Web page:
Abu Dhabi: The Tourism Development and Investment Company (TDIC) in Abu Dhabi announced on Sunday its partnership with Cranleigh School, a British independent school founded in 1865, to open an elite campus on Saadiyat Island in the third quarter of 2014.
The signing ceremony which took place last week at Manarat Al Saadiyat included Shaikh Sultan bin Tahnoon Al Nahyan, TDIC’s Chairman, Dr Mugheer Khamis Al Khaili, Director General of the Abu Dhabi Education Council, representatives from the Royal Group, and Cranleigh’s representative in the region, alongside senior delegates from Cranleigh.
Anthony Townsend, Chairman of Governors at Cranleigh School, told Gulf News that the school had been thinking about an overseas project, but wasn’t sure where best to do it.
“So when this opportunity came up we thought this was very interesting,” he said. “With TDIC’s involvement on Saadiyat Island and what was already in the pipeline, with the museums, we thought what a wonderful environment that would be to start the school in.”
While Cranleigh Abu Dhabi is still in the schematic design phase, it will be built over seven hectares of land, with a capacity to accommodate more than 1,600 students between the ages of three and 18. Once built, the school will become the largest school campus in the emirate with open green spaces and equipped with the latest technology. The school will have a shared 650-seat auditorium, 2,900-square-metre sports centre and 19,300 square metres of outdoor fields, two grass pitches, an Astroturf pitch, four tennis courts, two swimming pools and an indoor arena comprising of two full-sized multi-purpose courts. “We’ve seen that that the students who can excel on the sports field or on the stage or in music, the start doing better in the classroom. A little bit of confidence gained in succeeding outside the classroom reflects very well inside the classroom. And obviously this works best if it’s all in the same school,” Townsend explained.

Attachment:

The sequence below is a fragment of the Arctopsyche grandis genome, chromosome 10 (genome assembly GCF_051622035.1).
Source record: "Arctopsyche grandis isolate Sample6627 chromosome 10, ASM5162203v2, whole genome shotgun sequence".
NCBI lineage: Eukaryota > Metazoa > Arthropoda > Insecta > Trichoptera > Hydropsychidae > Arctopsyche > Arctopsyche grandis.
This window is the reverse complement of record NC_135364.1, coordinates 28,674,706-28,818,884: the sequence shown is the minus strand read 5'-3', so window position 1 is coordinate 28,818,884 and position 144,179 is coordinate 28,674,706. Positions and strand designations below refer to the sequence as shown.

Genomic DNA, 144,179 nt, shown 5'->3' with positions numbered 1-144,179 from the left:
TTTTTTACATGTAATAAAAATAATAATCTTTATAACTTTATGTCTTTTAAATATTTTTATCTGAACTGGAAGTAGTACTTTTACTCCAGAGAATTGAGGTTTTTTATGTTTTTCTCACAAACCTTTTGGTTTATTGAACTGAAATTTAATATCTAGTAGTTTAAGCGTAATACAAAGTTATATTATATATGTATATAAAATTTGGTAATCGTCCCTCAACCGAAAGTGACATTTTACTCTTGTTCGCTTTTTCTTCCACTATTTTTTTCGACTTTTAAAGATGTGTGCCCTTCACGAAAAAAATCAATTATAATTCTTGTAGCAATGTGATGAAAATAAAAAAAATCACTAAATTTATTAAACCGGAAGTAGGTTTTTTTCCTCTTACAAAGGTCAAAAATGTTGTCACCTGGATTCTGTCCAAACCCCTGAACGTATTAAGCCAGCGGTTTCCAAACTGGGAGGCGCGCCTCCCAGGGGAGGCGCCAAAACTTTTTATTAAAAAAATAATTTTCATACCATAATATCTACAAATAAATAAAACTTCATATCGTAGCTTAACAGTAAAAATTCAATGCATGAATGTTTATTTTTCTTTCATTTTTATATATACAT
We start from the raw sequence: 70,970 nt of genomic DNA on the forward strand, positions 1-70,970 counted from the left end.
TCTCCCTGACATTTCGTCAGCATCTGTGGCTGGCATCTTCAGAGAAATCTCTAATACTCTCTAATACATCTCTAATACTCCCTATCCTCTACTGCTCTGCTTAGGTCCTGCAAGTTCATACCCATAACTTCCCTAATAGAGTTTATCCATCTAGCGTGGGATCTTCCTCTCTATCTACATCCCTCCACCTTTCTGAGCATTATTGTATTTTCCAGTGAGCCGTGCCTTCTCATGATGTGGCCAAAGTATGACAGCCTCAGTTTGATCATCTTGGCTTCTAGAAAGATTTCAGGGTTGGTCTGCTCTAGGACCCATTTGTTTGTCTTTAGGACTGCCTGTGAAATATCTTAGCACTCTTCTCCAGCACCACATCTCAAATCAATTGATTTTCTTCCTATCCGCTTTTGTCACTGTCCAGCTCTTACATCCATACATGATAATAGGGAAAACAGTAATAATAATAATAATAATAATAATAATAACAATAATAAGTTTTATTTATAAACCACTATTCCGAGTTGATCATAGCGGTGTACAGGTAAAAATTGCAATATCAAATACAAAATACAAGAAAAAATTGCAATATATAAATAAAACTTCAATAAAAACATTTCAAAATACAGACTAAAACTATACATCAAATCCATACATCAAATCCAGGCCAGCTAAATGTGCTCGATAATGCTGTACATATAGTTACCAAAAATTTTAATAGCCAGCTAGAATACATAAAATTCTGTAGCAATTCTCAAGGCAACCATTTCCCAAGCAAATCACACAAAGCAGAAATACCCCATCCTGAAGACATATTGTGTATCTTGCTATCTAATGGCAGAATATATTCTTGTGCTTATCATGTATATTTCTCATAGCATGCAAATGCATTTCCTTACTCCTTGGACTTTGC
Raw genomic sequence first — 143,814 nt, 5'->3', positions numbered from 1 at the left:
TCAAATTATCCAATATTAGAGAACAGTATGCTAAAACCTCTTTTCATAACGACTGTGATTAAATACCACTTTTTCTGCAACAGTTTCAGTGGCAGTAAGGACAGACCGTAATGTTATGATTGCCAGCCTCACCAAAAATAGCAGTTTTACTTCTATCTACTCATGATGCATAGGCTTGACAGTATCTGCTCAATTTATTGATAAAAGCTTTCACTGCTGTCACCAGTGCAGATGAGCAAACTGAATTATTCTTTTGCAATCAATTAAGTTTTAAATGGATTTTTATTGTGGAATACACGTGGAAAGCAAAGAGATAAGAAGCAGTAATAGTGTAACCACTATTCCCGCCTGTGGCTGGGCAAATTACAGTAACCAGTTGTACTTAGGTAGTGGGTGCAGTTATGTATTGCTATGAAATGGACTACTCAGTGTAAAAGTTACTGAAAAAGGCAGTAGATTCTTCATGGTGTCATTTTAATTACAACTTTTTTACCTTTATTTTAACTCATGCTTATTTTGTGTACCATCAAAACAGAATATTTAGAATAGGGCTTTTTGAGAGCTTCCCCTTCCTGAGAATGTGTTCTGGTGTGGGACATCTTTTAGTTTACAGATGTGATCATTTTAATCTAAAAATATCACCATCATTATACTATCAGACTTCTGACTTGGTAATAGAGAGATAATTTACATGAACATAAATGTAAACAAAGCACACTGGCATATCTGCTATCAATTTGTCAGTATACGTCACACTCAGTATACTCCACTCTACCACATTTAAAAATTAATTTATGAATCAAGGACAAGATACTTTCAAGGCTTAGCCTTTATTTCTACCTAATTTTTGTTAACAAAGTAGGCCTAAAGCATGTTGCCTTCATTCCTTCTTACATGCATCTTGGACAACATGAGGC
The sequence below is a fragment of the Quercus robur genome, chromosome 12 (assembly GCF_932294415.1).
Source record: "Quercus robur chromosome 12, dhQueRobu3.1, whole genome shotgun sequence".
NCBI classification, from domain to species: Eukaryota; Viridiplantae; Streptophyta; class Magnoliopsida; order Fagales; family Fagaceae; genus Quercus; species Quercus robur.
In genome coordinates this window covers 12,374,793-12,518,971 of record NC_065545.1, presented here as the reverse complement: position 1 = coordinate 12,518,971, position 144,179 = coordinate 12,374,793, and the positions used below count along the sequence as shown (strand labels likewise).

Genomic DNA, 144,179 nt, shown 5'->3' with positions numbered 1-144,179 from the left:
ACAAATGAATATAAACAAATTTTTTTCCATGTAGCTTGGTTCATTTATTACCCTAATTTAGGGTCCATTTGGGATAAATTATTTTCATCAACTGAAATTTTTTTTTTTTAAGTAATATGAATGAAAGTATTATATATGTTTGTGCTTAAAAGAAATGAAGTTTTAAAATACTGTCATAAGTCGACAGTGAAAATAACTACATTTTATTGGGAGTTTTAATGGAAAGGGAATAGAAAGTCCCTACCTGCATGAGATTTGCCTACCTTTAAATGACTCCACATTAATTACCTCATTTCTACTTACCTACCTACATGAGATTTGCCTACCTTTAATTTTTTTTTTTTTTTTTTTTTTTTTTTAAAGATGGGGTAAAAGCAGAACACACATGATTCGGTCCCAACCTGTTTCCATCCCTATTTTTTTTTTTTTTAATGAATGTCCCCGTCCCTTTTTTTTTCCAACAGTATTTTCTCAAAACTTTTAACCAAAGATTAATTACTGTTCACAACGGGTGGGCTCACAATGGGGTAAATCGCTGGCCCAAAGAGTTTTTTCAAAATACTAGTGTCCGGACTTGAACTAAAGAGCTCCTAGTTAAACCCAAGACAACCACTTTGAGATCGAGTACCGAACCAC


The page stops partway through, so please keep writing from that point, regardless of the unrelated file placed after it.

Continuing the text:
The school will also introduce a broad academic curriculum with emphasis on the individual and lots of opportunities for students to take part in a full range of talents in fine arts, performing arts, music, sports and cultural activities.
Townsend said their research suggests that the students would predominantly be local students, with over 40 nationalities taking part. “We’re not arriving here as a British school trying to impose a model on Abu Dhabi. Quite the reverse. We’re saying Abu Dhabi is as it is, let us see how we can adapt a British model to work with it,” he explained.
Located next to Manarat Al Saadiyat and the UAE Pavilion in the Saadiyat Cultural District, the school will also offer boarding facilities — a first for Abu Dhabi. Various boarding arrangements in purpose-built houses — separate for males and females — will be offered, including full-boarding as well as individualised day and weekly boarding options. However, the majority of students are expected to be day pupils.
Cranleigh Abu Dhabi will also be one of several education facilities on Saadiyat, such as a pre-school nursery opening in 2013 and New York University Abu Dhabi which is expected to be completed in 2014.